Posted on :Friday , 26th November 2021
Prof Siza Tumbo, the Deputy Permanent Secretary at the Ministry of Agriculture, said the Tanzanian government was working with a variety of partners to combat climate change in the agriculture sector.
As a first mitigation strategy against climate change, he stated that Tanzania was dedicated to ensuring an appropriate supply of inexpensive, nutritious food was kept for the population.
Second, irrigated farming is being promoted in order to lessen reliance on rain-fed agriculture.
President Samia Suluhu Hassan declared Tanzania's commitment to implement measures to mitigate adverse climate change at the start of the 26th United Nations (UN) Climate Change Conference of the Parties (COP26) in Glasgow, Scotland, in the United Kingdom. He also challenged global powers to do their part in climate change financing.
Dr. Agnes Kalibata, President of the Alliance for a Green Revolution in Africa (AGRA), made a strong case for smallholder farmers in Africa, especially Tanzania, at the summit. According to her, developing sustainable food systems necessitates addressing the issue of climate change for smallholder farmers.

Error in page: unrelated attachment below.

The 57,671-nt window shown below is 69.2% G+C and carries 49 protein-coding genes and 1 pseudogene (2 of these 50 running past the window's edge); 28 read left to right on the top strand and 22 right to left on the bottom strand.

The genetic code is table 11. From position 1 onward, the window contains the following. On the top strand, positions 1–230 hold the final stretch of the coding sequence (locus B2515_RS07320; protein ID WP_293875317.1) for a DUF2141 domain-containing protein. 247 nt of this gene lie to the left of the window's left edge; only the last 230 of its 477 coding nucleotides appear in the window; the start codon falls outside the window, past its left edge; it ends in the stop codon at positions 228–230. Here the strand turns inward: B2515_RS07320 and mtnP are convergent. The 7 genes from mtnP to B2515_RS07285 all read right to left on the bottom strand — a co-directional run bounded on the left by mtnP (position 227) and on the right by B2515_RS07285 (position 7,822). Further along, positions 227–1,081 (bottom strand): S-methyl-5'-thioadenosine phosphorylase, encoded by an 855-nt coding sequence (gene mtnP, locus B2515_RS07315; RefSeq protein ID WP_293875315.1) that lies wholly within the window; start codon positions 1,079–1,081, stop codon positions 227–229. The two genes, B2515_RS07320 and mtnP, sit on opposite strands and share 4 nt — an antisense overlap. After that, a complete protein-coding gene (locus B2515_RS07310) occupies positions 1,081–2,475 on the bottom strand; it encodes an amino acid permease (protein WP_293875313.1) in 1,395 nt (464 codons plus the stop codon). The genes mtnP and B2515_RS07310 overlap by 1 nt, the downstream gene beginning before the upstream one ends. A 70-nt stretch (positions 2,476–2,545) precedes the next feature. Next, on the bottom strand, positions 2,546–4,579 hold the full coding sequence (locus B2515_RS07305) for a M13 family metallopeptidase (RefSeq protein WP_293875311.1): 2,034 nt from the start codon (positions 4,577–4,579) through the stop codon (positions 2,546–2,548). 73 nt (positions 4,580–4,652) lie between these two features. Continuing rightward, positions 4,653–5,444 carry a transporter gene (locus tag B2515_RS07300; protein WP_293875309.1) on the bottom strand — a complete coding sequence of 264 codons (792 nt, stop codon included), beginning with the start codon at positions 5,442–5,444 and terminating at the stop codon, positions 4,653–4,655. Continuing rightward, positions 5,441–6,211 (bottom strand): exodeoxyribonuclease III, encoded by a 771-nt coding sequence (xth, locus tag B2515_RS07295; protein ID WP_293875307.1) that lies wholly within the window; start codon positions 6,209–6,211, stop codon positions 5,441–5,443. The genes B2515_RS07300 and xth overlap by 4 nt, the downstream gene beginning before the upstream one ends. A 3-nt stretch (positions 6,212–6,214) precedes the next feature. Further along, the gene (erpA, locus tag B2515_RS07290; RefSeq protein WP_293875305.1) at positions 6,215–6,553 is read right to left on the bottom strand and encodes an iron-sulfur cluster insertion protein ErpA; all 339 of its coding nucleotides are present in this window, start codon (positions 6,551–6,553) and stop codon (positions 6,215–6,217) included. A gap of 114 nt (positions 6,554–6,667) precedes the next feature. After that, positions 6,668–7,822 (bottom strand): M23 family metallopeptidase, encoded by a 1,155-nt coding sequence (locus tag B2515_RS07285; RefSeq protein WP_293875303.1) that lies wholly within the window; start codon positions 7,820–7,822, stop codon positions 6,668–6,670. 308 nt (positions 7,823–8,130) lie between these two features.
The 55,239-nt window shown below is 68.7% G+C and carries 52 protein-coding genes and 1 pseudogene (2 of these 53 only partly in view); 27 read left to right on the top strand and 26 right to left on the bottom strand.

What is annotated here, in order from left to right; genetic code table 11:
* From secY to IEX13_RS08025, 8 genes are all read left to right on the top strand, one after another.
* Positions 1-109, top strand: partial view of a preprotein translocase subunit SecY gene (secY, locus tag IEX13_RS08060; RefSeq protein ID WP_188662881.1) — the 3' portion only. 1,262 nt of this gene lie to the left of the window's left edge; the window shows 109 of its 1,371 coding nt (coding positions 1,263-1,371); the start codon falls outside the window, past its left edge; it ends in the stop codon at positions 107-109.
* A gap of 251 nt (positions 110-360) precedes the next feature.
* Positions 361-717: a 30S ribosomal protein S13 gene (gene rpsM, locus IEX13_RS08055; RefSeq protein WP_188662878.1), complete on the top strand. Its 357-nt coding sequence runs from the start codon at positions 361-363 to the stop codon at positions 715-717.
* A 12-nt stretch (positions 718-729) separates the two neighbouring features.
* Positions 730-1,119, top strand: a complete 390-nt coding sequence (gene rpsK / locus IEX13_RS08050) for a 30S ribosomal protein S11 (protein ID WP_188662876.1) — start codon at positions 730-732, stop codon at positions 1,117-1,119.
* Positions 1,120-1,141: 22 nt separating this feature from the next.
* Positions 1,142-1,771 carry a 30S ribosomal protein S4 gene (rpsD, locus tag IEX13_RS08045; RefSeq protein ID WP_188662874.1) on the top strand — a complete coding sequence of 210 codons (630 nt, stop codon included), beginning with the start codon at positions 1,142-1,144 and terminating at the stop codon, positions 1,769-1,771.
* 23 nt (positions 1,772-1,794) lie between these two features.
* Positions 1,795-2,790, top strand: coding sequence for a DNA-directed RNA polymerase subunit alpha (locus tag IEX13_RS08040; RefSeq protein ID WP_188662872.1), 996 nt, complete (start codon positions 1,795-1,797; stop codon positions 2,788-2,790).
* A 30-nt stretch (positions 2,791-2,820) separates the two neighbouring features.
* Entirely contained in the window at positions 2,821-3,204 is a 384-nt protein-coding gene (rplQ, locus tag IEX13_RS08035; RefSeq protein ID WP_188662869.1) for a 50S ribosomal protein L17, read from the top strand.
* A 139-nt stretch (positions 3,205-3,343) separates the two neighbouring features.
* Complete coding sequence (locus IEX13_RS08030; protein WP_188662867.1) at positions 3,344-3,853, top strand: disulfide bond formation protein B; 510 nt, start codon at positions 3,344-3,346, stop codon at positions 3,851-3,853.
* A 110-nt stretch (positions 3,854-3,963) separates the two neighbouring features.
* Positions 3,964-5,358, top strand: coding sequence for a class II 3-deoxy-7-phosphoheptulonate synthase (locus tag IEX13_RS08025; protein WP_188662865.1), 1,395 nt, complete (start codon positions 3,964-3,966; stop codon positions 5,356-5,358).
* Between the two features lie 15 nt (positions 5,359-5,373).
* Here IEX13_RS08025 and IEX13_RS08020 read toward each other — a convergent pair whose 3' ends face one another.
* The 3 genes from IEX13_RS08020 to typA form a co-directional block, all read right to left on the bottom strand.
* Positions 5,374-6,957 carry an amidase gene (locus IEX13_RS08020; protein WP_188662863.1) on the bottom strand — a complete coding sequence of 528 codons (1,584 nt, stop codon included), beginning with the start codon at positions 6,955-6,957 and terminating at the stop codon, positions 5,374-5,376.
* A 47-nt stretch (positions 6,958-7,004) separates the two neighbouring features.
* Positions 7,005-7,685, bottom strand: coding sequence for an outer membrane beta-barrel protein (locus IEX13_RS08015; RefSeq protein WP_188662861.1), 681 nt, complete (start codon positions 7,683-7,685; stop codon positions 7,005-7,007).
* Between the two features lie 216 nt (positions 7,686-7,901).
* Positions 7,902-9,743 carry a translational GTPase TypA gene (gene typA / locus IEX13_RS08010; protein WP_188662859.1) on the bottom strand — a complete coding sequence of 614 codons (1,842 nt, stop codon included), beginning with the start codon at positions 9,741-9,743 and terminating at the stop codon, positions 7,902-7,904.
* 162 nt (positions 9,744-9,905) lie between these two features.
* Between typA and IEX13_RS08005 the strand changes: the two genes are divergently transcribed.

Prof Tumbo, who supports the demand to confront the climate change situation, highlighted that Tanzania has found some key issues that needed to be addressed immediately after serious research. Improvements to the farming system, increased mechanisation, better food storage, and more excellent provision of trustworthy weather forecast information for smallholder farmers are among them.
Most smallholder farmers would have to shift into modern farming by adopting best practises, such as understanding meteorological data for planning planting and post-harvest management, to reach national goals for addressing climate change, according to Prof Tumbo.
While the government has always been devoted to conserving water sources, he noted that water gathered during rainfall was used to support more irrigation cultivation.
Agra and its partners, according to Mr Rweyendela, support Tanzania's government's climate change mitigation efforts in project implementation.
AGRA has invested in Tanzanian agricultural research institutions over the years to assist their research and innovation in order to develop more climate-resilient, low-emission technologies and practises.
Tanzania is one of 45 nations that have vowed urgent action and investment to safeguard the environment and transition to more sustainable farming systems, according to the UK Presidency of COP26. Tanzania, along with Australia, Uganda, Madagascar, India, Vietnam, Nigeria, Lesotho, Laos, Indonesia, Guinea, Ghana, Germany, and the Philippines, supports the Sustainable Agriculture Policy Action Agenda for the Transition to Sustainable Agriculture and the Global Action Agenda for Agriculture Innovation, according to the COP26 UK Presidency.